100. Benefits of Galleries
  101. Contracts for Galleries
  102. How to Find Galleries
  103. Choose Images to Show
  104. Hanging the Images
  105. Importance of Proofing Prints
  106. Interview with Soren Christensen Gallery
  107. Press Package Overview
  108. Artist Statement for Your Series
  109. Write Your 'About Me' Page
  110. Importance of Your Headshot
  111. Create a Leave Behind & Elevator Pitch
  112. Writing For Fine Art
  113. Define Your Writing Style
  114. Find Your Genre
  115. What Sets You Apart?
  116. Write to Different Audiences
  117. Write for Blogging
  118. Speak About Your Work
  119. Branding for Video
  120. Clearly Define Video Talking Points
  121. Types of Video Content
  122. Interview Practice
  123. Diversifying Social Media Content
  124. Create an Intentional Social Media Persona
  125. Monetize Your Social Media Presence
  126. Social Media Posting Plan
  127. Choose Networks to Use & Invest
  128. Presentation of Final Images
  129. Printing Your Series
  130. How to Work With a Print Lab
  131. Proofing Your Prints
  132. Bad Vs. Good Prints
  133. Find Confidence to Print
  134. Why Critique?
  135. Critiquing Your Own Portfolio
  136. Critique of Brooke's Series
  137. Critique of Student Series
  138. Yours is a Story Worth Telling


April S.

I tuned in for most of Brooke's lessons in this course and watched some of them more than once as they were rebroadcast. First I want to say that Brooke is a very good instructor. Her easy-going, friendly, down-to-earth, somewhat quirky manner cannot be mistaken for unprofessional. She is very prepared, she speaks well (not a bunch of hemming and hawing), she is thoughtful, she is thorough, she is very relatable and at ease, and she is definitely professional in her presentation. I really thought when I first tuned in that it would mostly be background noise while I was at work, sound to keep me company. Not because I didn't like Brooke but I really didn't think I was into fine art photography nor did I think I cared about the business side of things much. Not now anyhow. I was really wrong. Brooke sparked a deep interest in me to delve into fine art photography, to consider creating images for myself, from my imagination. In fact, I realized that this was something I'd been thinking about for a couple of years though I hadn't put a name to it (the idea of creating pre-conceived images based on my own creative goals). I gleaned many little treasures from her about image sizes, working with printers, different types of paper, selling, interacting with galleries, and so much more. I may not need all of what she taught right now because I'm definitely headed in another direction at the moment, but she planted ideas and information in my head that I know will be useful at some point. Things I may not have thought of on my own, but that seed is in my head now so when the time comes, I'll know. I'd really like to buy her course but at the moment, with the holidays right around the corner, it's not in my personal budget. I'm grateful to have caught the live and rebroadcast lessons though, and her course is on my list to own. I think it's a great reference to be consulted over and over again, not watched once and forgotten. Kudos Brooke for really putting together an excellent course.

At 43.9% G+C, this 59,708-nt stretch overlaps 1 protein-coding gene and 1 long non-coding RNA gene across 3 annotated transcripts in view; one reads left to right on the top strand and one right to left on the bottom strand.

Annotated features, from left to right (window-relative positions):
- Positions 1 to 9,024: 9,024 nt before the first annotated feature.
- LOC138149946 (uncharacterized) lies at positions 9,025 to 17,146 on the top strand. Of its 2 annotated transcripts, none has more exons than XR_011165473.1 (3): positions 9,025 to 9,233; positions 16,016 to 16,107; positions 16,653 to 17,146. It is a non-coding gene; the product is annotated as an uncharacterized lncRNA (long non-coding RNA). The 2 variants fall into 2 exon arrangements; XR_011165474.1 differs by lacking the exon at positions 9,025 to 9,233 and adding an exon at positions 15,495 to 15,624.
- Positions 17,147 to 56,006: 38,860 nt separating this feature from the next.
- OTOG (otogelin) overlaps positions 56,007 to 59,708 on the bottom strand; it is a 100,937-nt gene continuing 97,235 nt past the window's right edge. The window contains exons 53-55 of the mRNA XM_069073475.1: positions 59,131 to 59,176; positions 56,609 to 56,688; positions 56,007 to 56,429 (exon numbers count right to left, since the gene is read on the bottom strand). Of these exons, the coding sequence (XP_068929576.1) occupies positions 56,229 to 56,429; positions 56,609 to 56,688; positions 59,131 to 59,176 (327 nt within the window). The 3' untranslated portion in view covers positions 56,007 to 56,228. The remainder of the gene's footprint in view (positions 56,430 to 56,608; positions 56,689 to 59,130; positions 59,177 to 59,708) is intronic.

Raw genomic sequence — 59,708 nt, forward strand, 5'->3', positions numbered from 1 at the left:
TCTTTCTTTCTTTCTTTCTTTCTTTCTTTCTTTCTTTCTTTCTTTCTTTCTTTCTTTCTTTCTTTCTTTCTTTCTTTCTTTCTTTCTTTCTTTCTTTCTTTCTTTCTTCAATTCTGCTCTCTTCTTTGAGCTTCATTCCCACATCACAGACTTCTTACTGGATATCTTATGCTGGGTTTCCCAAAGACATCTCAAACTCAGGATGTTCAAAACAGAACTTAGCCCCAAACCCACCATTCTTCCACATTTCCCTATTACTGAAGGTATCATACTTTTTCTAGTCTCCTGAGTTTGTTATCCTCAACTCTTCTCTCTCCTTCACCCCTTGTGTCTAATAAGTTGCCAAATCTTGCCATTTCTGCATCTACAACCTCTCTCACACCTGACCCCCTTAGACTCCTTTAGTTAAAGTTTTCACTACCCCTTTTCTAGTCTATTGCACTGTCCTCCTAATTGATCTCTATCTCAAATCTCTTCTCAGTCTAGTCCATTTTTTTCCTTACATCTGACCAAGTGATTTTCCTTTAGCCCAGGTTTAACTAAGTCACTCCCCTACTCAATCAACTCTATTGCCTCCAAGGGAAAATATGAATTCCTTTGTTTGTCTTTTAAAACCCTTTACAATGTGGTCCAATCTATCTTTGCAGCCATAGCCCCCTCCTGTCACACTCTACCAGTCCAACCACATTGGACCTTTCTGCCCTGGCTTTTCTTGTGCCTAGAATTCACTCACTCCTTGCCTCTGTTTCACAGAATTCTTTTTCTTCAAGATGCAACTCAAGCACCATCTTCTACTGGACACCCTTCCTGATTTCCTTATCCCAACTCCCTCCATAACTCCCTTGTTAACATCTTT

Ron Landis

I'm retired now, but spent decades in the people and training business. Brooke is extraordinary! Even though this course is extremely well organized and she's left nothing unattended, she moves through it with friendly conversational manners and without a sense of it being stilted. It's as though we are all her friends, not students, as she shares her heart and passion with us. What a joy it is to listen to her. And what a clear, unambiguous command of her subject. Wow! She explains it with such ease using explanations and techniques that won't overwhelm artists just starting their portfolio or the Photoshop-squeamish among us; but despite its simplicity her resulting art is breathtaking and beyond original. I wish more of my professors at school were as engaging. This was by far my best buy at Creative Live yet.

Angel Ricci

When the title says comprehensive, it means comprehensive! I loved every part of this course. It's inspirational, motivating, and insightful towards creating art work. Even if you are not necessarily considering a fine art specialty, the concepts discussed in this course are applicable to many areas! I find this super useful as a videographer and photographer and look to apply all of these exercises and concepts for my personal and business work moving forward. It is lengthy, but you will not regret a single minute. Brooke Shaden is an amazing artist and educator. I recommend keeping up with her work, presentations, and any future courses that may come in the future.